So what does this mean for this new crop of writers rising through the ranks? For Drama Desk-nominated writer Joe Iconis, it means quite a lot. "I think it's raised awareness of my work in a general sense and has been the greatest promotional tool I've got to promote specific projects." Writers like Iconis began using YouTube as a way of promoting concerts of their work, much in the same way the movie industry started putting movie trailers on YouTube -- it was to build interest for an event. Iconis says, "I care about the one person who watches a clip of something and says: 'Huh. I'm intrigued enough to pay 10 bucks to see that live.'" But over time, writers wanted to use the Internet to sell more than just tickets -- they wanted to use it to sell sheet music.
In 2009 an email quickly spread around the musical theater writing community that posed the simple question: "How do we stop people from pirating our sheet music?" Writers are only too eager to share their songs with performers, but in an era where a PDF can be emailed to an exponentially-growing group of people, piracy was preventing the writers from seeing a dime.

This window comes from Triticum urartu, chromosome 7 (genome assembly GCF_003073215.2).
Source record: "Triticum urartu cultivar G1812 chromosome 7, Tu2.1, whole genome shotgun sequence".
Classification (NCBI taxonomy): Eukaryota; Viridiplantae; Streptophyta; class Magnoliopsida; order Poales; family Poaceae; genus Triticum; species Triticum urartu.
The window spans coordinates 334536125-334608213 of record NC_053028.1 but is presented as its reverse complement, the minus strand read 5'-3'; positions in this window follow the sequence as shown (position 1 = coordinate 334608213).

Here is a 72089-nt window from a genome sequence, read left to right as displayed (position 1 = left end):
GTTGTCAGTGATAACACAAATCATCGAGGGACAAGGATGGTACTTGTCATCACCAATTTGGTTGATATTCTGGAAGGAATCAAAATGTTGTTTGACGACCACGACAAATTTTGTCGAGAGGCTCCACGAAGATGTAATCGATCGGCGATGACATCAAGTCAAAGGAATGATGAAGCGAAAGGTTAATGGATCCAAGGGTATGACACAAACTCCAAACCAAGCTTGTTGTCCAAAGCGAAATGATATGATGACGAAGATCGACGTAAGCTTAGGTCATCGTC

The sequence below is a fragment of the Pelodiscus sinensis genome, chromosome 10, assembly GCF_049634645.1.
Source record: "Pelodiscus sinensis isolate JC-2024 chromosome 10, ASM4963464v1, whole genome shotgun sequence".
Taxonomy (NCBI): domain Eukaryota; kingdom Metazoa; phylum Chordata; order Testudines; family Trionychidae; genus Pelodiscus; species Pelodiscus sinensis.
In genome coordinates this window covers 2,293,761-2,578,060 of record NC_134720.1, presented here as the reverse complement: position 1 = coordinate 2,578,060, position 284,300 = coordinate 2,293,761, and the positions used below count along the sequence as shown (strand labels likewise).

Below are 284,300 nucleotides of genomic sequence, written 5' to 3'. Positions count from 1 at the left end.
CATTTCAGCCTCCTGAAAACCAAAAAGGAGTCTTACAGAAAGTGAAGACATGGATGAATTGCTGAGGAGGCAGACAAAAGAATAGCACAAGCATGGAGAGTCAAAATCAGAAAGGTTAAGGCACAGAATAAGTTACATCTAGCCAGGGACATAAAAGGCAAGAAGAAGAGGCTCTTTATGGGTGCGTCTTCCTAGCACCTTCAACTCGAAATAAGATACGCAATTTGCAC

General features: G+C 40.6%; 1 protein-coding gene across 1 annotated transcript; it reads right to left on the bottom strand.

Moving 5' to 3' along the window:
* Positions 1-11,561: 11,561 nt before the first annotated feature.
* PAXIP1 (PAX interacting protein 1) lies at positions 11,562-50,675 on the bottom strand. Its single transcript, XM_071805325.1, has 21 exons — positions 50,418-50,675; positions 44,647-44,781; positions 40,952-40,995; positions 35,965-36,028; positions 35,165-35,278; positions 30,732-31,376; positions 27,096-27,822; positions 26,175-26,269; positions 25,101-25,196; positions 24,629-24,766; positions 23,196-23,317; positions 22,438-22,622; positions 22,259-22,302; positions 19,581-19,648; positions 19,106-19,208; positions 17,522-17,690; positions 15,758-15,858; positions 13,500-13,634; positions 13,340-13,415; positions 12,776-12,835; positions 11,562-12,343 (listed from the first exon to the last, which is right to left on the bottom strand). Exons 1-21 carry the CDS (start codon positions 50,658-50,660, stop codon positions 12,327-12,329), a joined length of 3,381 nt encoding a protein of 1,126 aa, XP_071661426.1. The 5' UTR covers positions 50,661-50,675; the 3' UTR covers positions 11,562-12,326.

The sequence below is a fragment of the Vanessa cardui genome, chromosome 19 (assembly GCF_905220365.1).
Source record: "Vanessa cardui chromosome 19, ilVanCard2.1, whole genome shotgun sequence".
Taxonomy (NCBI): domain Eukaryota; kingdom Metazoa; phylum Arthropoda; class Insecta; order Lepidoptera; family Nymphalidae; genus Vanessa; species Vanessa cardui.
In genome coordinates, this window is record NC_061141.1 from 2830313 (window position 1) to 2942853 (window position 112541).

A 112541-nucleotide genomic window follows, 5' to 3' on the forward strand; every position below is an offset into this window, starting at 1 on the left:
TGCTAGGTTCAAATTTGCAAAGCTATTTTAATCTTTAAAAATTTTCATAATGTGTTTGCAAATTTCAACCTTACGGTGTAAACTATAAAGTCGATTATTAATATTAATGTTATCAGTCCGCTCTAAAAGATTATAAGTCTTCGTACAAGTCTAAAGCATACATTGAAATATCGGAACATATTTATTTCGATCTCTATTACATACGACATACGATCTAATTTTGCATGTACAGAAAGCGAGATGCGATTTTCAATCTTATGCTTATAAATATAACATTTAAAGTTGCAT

The solution wasn't readily clear, but the writing team of Kait Kerrigan and Brian Lowdermilk had a pragmatic answer -- they looked to iTunes, which had helped to legitimize the purchasing of digital music sales by making it safe and affordable. They discovered that when people have a reasonably priced and easy way to purchase what they want, they are less likely to steal it. So Kerrigan and Lowdermilk teamed with other young writers to start a sheet music website, NewMusicalTheatre.com, and developed the brilliant solution to keep the sheet music secure -- your PDF would be password protected, and that password would be the credit card number you used to purchase the music. Suddenly, artists could sell their sheet music, and no longer have to wonder if that one copy would turn into thousands -- and writers actually started to make money from their work. YouTube was no longer only about sharing your music or promoting events, it was a way to publicize sheet music and in turn earn enough money to write the next song or show.
"We make a significant portion of our living from our sheet music sales," Kerrigan says. "There's absolutely no way we could survive as artists without other jobs if it weren't for our sheet music." Lowdermilk adds, "The money we make from our sheet music sales is a primary income stream for us, and I believe we really do have YouTube to thank for it."